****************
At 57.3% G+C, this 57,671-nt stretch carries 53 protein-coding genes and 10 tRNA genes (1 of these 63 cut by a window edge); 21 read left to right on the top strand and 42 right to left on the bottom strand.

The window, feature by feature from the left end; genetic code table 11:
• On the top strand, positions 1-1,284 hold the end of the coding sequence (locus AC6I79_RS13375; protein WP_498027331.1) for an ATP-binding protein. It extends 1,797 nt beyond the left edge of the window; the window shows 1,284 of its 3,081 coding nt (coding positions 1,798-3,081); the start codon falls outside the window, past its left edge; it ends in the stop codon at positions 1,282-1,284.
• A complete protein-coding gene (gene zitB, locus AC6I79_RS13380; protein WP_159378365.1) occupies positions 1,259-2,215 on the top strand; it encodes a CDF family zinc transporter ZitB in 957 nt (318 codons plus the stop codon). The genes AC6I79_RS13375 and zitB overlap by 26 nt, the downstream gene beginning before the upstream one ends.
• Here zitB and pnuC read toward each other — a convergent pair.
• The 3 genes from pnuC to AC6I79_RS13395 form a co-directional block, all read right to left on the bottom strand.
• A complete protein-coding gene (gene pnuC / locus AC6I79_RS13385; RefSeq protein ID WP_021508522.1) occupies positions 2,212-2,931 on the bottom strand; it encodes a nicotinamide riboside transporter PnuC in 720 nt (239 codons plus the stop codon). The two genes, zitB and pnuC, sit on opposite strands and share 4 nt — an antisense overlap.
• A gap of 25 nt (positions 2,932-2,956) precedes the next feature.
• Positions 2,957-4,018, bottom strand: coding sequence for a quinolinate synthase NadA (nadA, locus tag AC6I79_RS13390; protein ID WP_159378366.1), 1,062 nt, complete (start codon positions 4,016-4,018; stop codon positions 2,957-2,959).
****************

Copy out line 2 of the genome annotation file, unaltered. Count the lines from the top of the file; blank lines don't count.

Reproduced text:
The window, feature by feature from the left end; genetic code table 11: